The technique of baghaar (in Urdu) reminiscent to Indian cuisine, also often referred to as seasoning/tempering or chaunk/tadka in Hindi is an important step towards flavoring a dish. It helps brings out the best flavors from dry spices. The process involves heating some oil in a small frying pan, to which dry spices are added one by one and stir fried until they pop. This hot oil with spices is then poured, hissing over the partially cooked or completely cooked dish to impart flavors and aroma. As soon as this is done, cover the dish with a lid so as to trap all the aroma and flavor inside. Different spices are used for different dishes. Usually baghaar is done at the end of cooking, but sometimes it is also done right at start or in the middle of cooking a dish.

Baghaar for khatti dal – sliced garlic, curry leaves, dried red chillies and cumin seeds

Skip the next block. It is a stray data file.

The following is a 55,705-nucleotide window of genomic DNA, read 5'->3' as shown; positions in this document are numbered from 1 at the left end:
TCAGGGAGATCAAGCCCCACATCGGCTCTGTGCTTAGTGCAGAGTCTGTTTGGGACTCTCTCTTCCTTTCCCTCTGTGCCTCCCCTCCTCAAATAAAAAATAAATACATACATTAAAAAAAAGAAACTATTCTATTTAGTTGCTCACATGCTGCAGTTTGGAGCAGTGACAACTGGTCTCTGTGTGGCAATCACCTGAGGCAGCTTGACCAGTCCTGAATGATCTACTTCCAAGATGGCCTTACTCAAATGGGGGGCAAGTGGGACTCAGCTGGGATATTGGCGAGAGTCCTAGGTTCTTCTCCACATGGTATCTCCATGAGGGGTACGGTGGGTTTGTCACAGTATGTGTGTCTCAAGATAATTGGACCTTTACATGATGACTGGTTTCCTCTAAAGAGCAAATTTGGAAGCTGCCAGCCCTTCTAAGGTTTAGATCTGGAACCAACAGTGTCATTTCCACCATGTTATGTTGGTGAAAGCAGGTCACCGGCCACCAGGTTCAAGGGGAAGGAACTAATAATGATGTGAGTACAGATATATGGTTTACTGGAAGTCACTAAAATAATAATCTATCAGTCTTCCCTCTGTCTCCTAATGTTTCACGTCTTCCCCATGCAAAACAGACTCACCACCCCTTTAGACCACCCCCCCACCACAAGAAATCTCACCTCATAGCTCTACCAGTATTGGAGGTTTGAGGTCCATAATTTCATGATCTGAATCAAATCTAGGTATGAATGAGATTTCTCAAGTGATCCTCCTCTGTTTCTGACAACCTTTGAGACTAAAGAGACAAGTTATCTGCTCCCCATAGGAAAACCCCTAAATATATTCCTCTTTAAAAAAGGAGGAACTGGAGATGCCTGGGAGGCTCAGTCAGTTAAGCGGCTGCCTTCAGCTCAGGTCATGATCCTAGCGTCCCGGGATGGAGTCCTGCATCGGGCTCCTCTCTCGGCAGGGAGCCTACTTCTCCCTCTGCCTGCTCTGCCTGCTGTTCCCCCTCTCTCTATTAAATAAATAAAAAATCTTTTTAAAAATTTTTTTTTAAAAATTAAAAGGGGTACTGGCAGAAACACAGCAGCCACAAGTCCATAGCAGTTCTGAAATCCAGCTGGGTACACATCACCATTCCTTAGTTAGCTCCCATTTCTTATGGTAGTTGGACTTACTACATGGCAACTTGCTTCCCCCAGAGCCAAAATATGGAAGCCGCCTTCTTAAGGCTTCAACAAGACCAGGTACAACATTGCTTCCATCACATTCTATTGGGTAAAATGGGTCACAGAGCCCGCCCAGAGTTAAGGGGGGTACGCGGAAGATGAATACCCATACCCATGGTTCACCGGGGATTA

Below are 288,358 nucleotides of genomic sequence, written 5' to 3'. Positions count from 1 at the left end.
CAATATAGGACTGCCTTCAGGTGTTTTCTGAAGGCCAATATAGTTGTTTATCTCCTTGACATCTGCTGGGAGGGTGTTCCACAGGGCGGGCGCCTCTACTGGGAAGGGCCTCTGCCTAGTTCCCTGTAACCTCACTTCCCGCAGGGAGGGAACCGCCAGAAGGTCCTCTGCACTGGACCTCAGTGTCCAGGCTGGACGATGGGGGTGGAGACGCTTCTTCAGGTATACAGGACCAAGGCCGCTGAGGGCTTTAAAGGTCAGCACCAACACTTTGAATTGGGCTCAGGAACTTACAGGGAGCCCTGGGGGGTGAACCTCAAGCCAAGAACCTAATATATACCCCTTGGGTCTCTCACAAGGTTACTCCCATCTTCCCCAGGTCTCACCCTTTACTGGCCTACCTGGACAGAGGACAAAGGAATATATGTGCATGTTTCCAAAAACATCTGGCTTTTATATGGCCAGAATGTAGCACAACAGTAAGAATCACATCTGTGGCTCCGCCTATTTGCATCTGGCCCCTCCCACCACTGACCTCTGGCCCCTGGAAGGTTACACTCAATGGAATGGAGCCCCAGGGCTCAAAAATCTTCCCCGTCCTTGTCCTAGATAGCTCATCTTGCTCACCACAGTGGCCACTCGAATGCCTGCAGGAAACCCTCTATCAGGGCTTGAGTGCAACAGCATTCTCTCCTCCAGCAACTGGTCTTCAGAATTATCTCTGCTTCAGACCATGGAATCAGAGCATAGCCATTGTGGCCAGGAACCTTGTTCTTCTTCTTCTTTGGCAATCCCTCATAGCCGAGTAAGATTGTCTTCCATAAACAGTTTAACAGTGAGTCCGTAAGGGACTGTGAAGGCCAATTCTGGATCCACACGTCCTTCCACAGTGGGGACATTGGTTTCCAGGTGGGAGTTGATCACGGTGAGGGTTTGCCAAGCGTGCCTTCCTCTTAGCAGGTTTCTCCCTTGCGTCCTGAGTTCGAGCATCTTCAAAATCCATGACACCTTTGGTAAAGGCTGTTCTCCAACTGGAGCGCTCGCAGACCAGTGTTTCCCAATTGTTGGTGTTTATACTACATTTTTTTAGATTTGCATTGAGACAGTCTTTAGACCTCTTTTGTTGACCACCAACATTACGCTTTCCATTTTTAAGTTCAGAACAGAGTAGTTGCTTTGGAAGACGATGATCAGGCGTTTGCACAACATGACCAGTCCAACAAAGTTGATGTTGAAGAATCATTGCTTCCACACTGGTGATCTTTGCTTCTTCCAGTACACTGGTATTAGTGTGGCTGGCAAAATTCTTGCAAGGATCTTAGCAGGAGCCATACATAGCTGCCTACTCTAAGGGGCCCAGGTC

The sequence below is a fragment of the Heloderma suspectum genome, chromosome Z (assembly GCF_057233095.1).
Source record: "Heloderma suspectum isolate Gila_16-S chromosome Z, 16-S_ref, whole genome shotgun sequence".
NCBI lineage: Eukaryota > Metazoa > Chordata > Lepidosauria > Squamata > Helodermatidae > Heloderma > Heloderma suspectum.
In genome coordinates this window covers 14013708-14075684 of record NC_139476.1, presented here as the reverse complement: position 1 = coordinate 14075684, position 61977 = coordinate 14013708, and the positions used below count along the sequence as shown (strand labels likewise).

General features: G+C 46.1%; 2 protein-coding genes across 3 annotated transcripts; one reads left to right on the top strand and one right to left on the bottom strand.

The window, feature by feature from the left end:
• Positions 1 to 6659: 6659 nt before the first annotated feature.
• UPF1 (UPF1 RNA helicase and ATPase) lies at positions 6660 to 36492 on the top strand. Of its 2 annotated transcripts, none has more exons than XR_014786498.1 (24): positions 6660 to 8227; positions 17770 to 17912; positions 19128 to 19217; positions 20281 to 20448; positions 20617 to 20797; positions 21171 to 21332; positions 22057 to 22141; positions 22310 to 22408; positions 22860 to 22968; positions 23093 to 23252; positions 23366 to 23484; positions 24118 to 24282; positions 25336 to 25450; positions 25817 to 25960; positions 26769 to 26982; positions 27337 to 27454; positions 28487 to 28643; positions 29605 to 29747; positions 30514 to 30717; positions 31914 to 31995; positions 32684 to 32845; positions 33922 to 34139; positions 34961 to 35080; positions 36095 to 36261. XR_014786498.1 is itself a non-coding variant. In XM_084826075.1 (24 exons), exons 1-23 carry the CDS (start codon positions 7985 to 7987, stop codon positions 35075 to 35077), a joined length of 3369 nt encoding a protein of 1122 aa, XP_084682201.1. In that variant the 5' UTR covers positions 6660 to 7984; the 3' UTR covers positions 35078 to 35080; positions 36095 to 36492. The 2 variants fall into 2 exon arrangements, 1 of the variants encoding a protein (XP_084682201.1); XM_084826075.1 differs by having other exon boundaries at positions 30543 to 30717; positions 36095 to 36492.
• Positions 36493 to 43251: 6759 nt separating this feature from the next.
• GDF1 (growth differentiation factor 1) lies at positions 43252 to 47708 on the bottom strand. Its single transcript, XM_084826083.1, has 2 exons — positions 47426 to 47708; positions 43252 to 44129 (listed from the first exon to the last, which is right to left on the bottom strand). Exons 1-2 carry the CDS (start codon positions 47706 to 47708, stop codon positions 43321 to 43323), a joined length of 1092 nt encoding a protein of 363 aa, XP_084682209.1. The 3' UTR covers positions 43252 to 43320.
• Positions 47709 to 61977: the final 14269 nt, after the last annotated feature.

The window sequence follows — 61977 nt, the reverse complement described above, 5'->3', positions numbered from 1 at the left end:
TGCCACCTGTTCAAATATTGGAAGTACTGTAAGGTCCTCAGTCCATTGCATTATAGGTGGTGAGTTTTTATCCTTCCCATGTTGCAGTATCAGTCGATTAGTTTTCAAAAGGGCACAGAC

Below are a few precautions to be taken while doing baghaar:
1. The process requires attention, and takes just a few minutes.
2. Take care not to overheat oil or else spices will burn.
3. Keep a splatter screen nearby before you start the process as few spices begin to pop and jump.


Adding garlic in the baghaar or tempering process for this dal gives it a unique flavor and makes it even more delicious. I like to prepare this dal using Tuvar dal/Yellow lentils or Masoor Dal/Red Lentils.

Imli ki Khatti Dal – Tangy Tamarind Dhal


For the Dal:
Tuvar dal/Yellow lentils or Masoor Dal/Red Lentils – 1 cup
Salt – to taste
Red chilli powder – 1 1/2 tsp
Small green chillies – 4, roughly chopped
Haldi/Turmeric powder – 1/4 tsp
For Sourness:
Raw tamarind juice or tamarind concentrate – 2 to 3 tbsp or according to taste (if tamarind is unavailable, you can even add lemon/lime juice to taste for sourness)
For the Baghaar(tadka)/Tempering: